ASCO guidelines for management of immune-related pneumonitis state that…for grade 1, hold the [immune] checkpoint inhibitor [ICI]. Repeat scans in 3 to 4 weeks…and consider PFTs. If there’s radiographic evidence of improvement, you can rechallenge. Even in this group, I might give some steroids. Monitor these patients closely, with exams and pulse oximetry. For grade 2, the ASCO guidelines say to hold the ICI…and start prednisone, 1 to 2 mg/kg per day. I don’t do 2 mg/kg unless the patient is very sick, and if that’s the case, they’re usually in the hospital. There can be other conditions causing the pneumonitis…so consider bronchoscopy with BAL [bronchoalveolar lavage] and, if they’ve got fever, empiric antibiotics. If there’s no improvement after 2 to 3 days [on steroids], treat as grade 3.9
In this age of COVID[-19], the work-up would include a COVID-19 test, as well as sputum cultures, blood cultures if they’re febrile, and bronchoscopy if you have the suspicion that there’s some other agent involved.
Per the ASCO guidelines, with grade 3 or 4 pneumonitis, stop the ICI permanently. The patient doesn’t need oxygen if they’re that sick. Use a higher dose of steroids, and if steroids
aren’t working, there are some other options, including infliximab and mycophenolate. I’ve used both. I’ve also used IVIG [intravenous immunoglobulin] as the ASCO guidelines suggest. I’ve not used cyclophosphamide or cyclosporine. Taper steroids slowly over 4 to 6 to 8 weeks.9 Frequently, you have a devil of a time getting these patients below 10 to 20 mg. In this sort of situation, it’s absolutely essential there be multidisciplinary management. Pulmonologists are an integral part of the team. If these patients end up in the hospital, the infusion team are an integral part of the team. There are 4 players: medical oncologists, radiation oncologists, pulmonologists, and [the infusion team].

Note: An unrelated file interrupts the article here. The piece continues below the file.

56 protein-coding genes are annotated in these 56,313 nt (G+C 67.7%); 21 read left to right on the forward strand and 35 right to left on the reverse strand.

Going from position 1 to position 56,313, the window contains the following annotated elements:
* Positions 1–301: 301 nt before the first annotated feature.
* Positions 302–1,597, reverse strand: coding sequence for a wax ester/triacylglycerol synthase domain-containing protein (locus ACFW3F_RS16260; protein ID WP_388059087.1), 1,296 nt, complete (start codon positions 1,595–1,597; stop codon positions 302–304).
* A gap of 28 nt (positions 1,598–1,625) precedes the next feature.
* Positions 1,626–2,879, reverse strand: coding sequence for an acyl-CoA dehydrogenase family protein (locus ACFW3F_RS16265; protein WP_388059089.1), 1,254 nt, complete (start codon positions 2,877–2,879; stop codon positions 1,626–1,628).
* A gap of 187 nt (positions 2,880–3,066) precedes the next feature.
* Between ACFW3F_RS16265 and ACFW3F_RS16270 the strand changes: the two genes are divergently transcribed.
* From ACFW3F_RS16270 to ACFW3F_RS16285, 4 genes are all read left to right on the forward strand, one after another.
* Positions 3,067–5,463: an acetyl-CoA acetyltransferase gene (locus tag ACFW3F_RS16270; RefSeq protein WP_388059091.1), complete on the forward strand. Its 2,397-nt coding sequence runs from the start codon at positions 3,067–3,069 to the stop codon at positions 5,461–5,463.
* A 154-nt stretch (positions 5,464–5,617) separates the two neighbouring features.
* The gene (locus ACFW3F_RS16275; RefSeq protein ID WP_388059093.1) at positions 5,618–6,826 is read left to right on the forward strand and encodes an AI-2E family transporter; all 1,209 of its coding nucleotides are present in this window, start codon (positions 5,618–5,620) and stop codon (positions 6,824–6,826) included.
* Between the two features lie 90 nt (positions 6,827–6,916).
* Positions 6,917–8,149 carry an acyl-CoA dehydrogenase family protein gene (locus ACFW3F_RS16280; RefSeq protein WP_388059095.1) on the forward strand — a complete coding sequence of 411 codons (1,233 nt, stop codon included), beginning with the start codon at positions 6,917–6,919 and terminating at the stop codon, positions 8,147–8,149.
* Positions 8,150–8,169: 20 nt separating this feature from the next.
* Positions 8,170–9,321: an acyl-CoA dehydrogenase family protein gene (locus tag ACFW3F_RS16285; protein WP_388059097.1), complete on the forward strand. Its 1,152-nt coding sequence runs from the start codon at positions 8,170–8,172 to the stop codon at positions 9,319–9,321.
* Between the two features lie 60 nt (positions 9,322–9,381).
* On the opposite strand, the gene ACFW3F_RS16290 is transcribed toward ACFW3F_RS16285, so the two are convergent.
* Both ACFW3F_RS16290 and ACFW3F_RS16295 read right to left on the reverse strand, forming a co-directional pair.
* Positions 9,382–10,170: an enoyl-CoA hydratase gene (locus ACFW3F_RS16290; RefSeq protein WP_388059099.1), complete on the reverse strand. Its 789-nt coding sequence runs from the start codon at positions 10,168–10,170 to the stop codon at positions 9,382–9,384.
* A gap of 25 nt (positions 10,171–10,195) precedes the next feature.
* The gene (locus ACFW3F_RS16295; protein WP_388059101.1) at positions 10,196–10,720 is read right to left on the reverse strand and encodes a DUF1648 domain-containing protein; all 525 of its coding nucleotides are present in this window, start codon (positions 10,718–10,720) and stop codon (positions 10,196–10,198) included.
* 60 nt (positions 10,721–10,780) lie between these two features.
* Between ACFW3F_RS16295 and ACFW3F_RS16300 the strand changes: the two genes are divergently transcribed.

1. NCCN. Clinical Practice Guidelines in Oncology. Non-small cell lung cancer, version 6.2020. Accessed September 26, 2020. https://bit.ly/2EAH60w
2. Senan S, Brade A, Wang L-H, et al. PROCLAIM: randomized phase III trial of pemetrexed- cisplatin or etoposide-cisplatin plus thoracic radiation therapy followed by consolidation chemotherapy in locally advanced nonsquamous non-small-cell lung cancer. J Clin Oncol. 2016;34(9):953-962. doi:10.1200/JCO.2015.64.8824
3. Paz-Ares L, Villegas A, Daniel D, et al. PACIFIC: a double-blind, placebo-controlled phase III study of durvalumab after chemoradiation therapy (CRT) in patients with stage III, locally advanced, unresectable NSCLC. Ann Oncol. 2017;28(suppl 5):v634. doi:10.1093/annonc/mdx440.049
4. Antonia SJ, Villegas A, Daniel D, et al; PACIFIC Investigators. Overall survival with durvalumab after chemoradiotherapy in stage III NSCLC. N Engl J Med. 2018;379(24):2342-2350. doi:10.1056/NEJMoa1809697
5. Antonia SJ, Villegas A, Daniel D, et al; PACIFIC Investigators. Durvalumab after chemoradiotherapy in stage III non-small-cell lung cancer. N Engl J Med. 2017;377(20):1919-1929. doi:10.1056/NEJMoa1709937
6. Grey JE, Villegas AE, Daniel DB, et al. Three-year overall survival update from the PACIFIC trial. J Clin Oncol. 2019;37(suppl 15):8526. doi:10.1200/JCO.2019.37.15_suppl.8526
7. Summary of product characteristics. European Medicines Agency. Accessed October 5, 2020. https://bit.ly/2SxKahO
8. Imfinzi. Prescribing information. AstraZeneca; 2017. Accessed October 5, 2020. https://bit.ly/3jANBAa
9. Brahmer JR, Lacchetti C, Schneider BJ, et al; National Comprehensive Cancer Network. Management of immune-related adverse events in patients treated with immune checkpoint inhibitor therapy: American Society of Clinical Oncology Clinical Practice Guideline. J Clin Oncol. 2018;36(17):1714-1768. doi:10.1200/JCO.2017.77.6385